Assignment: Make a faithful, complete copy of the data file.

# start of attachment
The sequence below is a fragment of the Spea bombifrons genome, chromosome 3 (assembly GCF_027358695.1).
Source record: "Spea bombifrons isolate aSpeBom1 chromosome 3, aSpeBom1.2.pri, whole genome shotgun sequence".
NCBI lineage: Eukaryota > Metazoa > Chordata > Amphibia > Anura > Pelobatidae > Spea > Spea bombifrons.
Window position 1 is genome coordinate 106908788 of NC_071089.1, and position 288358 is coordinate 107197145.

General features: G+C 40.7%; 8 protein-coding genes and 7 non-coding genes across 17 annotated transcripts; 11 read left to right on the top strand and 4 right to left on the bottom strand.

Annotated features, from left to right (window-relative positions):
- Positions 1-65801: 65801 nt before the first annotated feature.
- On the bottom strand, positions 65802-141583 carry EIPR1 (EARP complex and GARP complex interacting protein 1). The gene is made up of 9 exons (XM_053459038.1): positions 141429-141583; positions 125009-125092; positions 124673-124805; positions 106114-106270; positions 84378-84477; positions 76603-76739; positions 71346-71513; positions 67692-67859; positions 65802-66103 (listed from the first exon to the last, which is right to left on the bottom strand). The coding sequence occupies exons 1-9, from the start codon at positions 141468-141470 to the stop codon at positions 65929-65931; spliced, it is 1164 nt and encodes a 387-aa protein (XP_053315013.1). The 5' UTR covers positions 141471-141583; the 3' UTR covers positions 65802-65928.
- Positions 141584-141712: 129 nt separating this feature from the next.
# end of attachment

The sequence below is a fragment of the Spea bombifrons genome, chromosome 3 (assembly GCF_027358695.1).
Source record: "Spea bombifrons isolate aSpeBom1 chromosome 3, aSpeBom1.2.pri, whole genome shotgun sequence".
NCBI lineage: Eukaryota > Metazoa > Chordata > Amphibia > Anura > Pelobatidae > Spea > Spea bombifrons.
Window position 1 is genome coordinate 106908788 of NC_071089.1, and position 288358 is coordinate 107197145.

General features: G+C 40.7%; 8 protein-coding genes and 7 non-coding genes across 17 annotated transcripts; 11 read left to right on the top strand and 4 right to left on the bottom strand.

Annotated features, from left to right (window-relative positions):
- Positions 1-65801: 65801 nt before the first annotated feature.
- On the bottom strand, positions 65802-141583 carry EIPR1 (EARP complex and GARP complex interacting protein 1). The gene is made up of 9 exons (XM_053459038.1): positions 141429-141583; positions 125009-125092; positions 124673-124805; positions 106114-106270; positions 84378-84477; positions 76603-76739; positions 71346-71513; positions 67692-67859; positions 65802-66103 (listed from the first exon to the last, which is right to left on the bottom strand). The coding sequence occupies exons 1-9, from the start codon at positions 141468-141470 to the stop codon at positions 65929-65931; spliced, it is 1164 nt and encodes a 387-aa protein (XP_053315013.1). The 5' UTR covers positions 141471-141583; the 3' UTR covers positions 65802-65928.
- Positions 141584-141712: 129 nt separating this feature from the next.